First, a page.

July 19, 2021
One commonly used trick in drug trials is to exclude any group that might make the drug look worse, such as those that are more likely to experience side effects. A good recent example of this is the covid vaccine trials, which largely excluded people with auto-immune diseases (more likely to develop an auto-immune disease after vaccination), people with allergies (more likely to have an allergic reaction to the vaccine), and, of course, the elderly (less likely to develop immunity after getting the vaccine, and more likely to become seriously sick from it).
These three groups are all frequently excluded from trials, and the exclusion is particularly galling when it comes to the elderly, because they are a big segment of the population, and they are also usually the most likely to end up actually using the drugs being tested.
When drug companies have gotten a drug approved, and move on to market the drug, they will studiously avoid mentioning the fact that large segments of the population were excluded from the trials. When drug reps show their flashy powerpoints to gatherings of doctors, say for a new drug to lower blood pressure, they will always present impressive looking graphs of benefit, and they will of course point out how safe their drug was shown to be in the trials. Not once will they mention that the groups of patients the doctors will primarily be prescribing the drug to weren’t even included in the trials.
The doctors will then happily go off and prescribe the drug to multi-morbid 90 year olds, which might explain why prescription drugs are now the third leading cause of death in the western world.
The manipulation of who is included in trials is probably one of the main reasons why findings of side effects always end up being much higher in reality than in clinical trials. It might explain, for example, why muscle pain is a massively common side effect of statins in the real world, while being vanishingly rare in the statin trials (as Dr. Malcolm Kendrick has written about in detail).
A study recently published in the Lancet Healthy Longevity sought to estimate the extent to which drug trials underestimate side effects. It was funded by the UK Medical Research Council and the Wellcome Trust. The study chose as its particular focus people being treated for high blood pressure with a certain class of blood pressure lowering drugs known as RAAS blockers (which includes all drugs with names ending in -pril and all drugs with names ending in -sartan). The advantage with looking at this particular class of drugs is that there are a ton of trials. Every major pharmaceutical company has its own RAAS-blocker. It should therefore be possible to draw relatively broad conclusions about the results – whatever they show, they apply to the entire pharmaceutical industry, not just to a few specific companies. It’s also reasonable to think that the results apply to other classes of drugs too – there’s no reason to think trials of RAAS-blockers have been done differently than trials of other drug classes.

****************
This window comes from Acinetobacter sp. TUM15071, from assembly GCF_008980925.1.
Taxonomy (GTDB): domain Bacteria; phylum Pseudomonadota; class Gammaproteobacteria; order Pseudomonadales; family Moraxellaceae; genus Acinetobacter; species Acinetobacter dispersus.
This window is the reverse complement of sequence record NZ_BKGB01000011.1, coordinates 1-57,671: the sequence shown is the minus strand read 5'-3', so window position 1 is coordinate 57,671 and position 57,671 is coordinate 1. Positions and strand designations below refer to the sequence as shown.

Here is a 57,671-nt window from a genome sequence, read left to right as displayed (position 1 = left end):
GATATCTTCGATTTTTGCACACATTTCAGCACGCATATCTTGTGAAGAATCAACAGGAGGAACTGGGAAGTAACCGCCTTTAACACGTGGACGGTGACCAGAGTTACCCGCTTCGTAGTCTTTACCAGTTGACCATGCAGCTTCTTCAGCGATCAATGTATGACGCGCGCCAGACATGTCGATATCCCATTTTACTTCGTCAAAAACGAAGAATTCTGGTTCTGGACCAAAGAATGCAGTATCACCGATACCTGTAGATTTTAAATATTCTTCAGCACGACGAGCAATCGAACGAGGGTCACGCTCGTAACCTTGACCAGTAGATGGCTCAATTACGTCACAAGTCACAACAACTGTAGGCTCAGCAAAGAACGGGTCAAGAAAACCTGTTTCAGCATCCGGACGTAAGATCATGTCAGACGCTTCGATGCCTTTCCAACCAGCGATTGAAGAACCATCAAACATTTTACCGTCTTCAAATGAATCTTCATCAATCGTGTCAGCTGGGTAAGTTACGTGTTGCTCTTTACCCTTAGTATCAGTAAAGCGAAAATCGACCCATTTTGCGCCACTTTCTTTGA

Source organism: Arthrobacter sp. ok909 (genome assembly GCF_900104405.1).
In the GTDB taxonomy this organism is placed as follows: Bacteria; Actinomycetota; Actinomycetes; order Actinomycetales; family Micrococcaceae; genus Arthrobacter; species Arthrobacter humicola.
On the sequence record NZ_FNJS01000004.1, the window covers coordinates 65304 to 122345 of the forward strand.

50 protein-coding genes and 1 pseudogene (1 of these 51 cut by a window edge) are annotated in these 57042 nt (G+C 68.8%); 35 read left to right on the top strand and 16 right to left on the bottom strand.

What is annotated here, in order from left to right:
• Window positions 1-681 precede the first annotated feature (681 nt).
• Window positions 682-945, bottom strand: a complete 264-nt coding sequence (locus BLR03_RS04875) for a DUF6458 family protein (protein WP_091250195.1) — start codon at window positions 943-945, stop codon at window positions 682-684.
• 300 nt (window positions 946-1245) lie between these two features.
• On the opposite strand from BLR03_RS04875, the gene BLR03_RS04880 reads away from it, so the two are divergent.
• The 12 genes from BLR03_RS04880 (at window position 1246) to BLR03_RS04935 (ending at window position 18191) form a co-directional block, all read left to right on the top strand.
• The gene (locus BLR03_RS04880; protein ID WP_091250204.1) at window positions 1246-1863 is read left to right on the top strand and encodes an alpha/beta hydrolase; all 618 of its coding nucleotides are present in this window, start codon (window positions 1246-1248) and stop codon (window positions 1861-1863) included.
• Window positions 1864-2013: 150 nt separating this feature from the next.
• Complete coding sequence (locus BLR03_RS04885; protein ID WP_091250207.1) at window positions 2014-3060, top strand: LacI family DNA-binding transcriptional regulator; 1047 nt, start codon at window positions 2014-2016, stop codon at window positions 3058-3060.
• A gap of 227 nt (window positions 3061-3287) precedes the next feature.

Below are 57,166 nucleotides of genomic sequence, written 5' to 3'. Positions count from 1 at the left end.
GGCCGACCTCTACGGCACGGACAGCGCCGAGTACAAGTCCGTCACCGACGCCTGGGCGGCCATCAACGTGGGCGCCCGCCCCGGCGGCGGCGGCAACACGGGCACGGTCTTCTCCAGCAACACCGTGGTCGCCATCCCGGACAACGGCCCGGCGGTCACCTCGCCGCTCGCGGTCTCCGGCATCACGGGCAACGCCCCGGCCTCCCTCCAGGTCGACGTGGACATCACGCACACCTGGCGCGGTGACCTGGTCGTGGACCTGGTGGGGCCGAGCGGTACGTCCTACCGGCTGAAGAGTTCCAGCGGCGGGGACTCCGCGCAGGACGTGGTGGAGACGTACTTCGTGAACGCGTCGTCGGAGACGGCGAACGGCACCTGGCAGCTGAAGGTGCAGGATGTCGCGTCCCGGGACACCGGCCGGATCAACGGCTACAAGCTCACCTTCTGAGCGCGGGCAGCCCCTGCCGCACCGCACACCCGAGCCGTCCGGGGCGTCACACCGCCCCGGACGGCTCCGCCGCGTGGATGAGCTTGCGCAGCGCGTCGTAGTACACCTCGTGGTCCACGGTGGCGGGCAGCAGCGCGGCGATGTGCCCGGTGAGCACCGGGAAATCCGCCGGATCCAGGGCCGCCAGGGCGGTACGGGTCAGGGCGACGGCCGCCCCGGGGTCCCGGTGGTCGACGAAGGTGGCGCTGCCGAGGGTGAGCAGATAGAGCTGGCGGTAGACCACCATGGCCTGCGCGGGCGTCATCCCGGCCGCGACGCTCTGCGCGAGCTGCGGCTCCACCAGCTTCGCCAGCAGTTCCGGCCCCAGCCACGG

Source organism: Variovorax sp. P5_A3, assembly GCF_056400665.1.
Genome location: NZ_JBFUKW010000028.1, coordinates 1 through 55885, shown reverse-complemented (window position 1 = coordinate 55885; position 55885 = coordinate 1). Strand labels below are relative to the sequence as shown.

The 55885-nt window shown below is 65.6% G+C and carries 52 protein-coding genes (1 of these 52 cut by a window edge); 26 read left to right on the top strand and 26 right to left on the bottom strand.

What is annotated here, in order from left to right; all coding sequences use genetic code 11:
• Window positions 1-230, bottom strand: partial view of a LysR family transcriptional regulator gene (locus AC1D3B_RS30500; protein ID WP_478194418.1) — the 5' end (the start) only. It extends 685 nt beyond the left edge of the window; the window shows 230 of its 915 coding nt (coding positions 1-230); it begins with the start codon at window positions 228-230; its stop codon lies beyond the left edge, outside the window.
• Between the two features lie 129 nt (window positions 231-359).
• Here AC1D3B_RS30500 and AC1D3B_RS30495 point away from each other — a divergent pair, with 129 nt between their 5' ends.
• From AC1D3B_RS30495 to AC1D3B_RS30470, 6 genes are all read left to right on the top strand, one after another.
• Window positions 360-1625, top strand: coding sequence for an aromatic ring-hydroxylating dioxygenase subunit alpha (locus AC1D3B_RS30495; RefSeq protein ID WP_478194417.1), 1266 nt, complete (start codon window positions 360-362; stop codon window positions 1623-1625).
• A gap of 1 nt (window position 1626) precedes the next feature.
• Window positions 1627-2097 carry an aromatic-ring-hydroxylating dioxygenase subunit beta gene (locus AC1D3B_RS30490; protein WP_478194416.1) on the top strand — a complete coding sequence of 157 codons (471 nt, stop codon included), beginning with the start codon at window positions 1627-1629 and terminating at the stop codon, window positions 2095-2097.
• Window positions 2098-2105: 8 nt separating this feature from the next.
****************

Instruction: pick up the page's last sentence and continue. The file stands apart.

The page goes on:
What the study sought to do more specifically was compare the rate of serious adverse events in clinical trials of RAAS-blockers with the rate observed in the real world. A serious adverse event is any event that is potentially life threatening or that results in death, hospitalization or lasting disability. If a trial has been designed in such a way that it is representative of reality, then the rate of serious adverse events in the trial should largely mirror that seen in the real world.
110 trials of RAAS-blockers were identified by the researchers. Of these, 11 were specifically designed to look at older people (i.e. didn’t recruit anyone under the age of 60). The data on serious adverse events from these 110 trials was extracted and compared to real world data on deaths and hospitalizations taken from a UK government funded database of 55,000 people living in Wales, who were being treated with RAAS-blockers. Deaths and hospitalizations are not exactly the same thing as serious adverse events (which as mentioned above also include “life threatening events”, and could for example include someone who is treated in an emergency department after a fall but not admitted to the hospital), but they’re close enough to allow a reasonable comparison.
So, what were the results?
Let’s begin with comparing the trials of older people with the “standard” trials. The relative rate of serious adverse events in the trials of older people was 76% higher than the rate in the standard trials. This shows the importance of including elderly people in drug trials – they are much more likely to experience adverse events of all kinds (including those actually caused by the drug being tested), and excluding them will therefore likely underestimate side effects.